The procedure is relatively easy. If a person wants to take out a warrant for your arrest, all they have to do is go to the magistrate court of the county where the alleged wrongdoing took place and fill out a warrant application. The applicant provides as much information as they want to describe why they want a warrant against you. Once the application is filed, the court will send out a notice for you to appear in court before the magistrate judge. Here the applicant will have the opportunity to present whatever evidence they have to support their allegation, and you have the opportunity to defend yourself in an effort to prevent the judge from issuing the warrant.
Continue reading

Published on:

scales-justice.jpgHave you ever sat on a criminal jury? If so, you have participated in one of our most basic and fundamental civic duties. Your decision will literally impact the defendant on trial for the rest of his or her life. Did the State do its job? Is the defendant guilty beyond a reasonable doubt, or not? What if, beyond a reasonable doubt, you believe the defendant is technically guilty but you simply just do not want to vote to convict him or her? Do you have a choice? Do you have to convict this person? Are you required, obligated, and bound to convict?

The answer may surprise you.

The answer is NO. You are not required or obligated to do anything that you do not want to do. If you feel the law that you are asked to apply is unjust, you can vote to acquit the defendant even if you still believe that he or she is technically guilty.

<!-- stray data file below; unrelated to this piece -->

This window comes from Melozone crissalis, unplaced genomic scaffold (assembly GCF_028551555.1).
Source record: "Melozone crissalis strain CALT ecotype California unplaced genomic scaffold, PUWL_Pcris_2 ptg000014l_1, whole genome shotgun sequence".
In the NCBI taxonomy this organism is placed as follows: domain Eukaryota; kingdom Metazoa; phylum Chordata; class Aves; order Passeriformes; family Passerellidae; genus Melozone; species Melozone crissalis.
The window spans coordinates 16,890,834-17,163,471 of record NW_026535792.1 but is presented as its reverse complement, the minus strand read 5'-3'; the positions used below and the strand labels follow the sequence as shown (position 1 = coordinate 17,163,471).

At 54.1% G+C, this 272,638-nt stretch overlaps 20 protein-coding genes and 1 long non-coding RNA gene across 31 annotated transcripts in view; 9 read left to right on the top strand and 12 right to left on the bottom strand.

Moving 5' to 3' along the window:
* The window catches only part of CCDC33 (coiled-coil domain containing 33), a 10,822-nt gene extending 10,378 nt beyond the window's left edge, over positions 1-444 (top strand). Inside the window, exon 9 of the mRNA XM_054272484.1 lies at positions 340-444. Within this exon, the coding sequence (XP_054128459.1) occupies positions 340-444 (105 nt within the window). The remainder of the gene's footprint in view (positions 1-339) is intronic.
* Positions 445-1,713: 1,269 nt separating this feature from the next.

Published on:

pleasestandby.jpgDefense attorneys hear these things all the time. Since the invention of the police drama on television, people have been led to believe that they are the ones in charge when they or someone they know is arrested. “I don’t want to press charges;” or “I want to drop the charges;” or “I was arrested but the other person wants to drop the charges;” or “I was arrested but the police didn’t read my rights to me.” When I tell people these are really just terms of art they are, invariably, disappointed. I used to feel a twinge of guilt for potentially ruining the whole genre for them. But it is a useful lesson.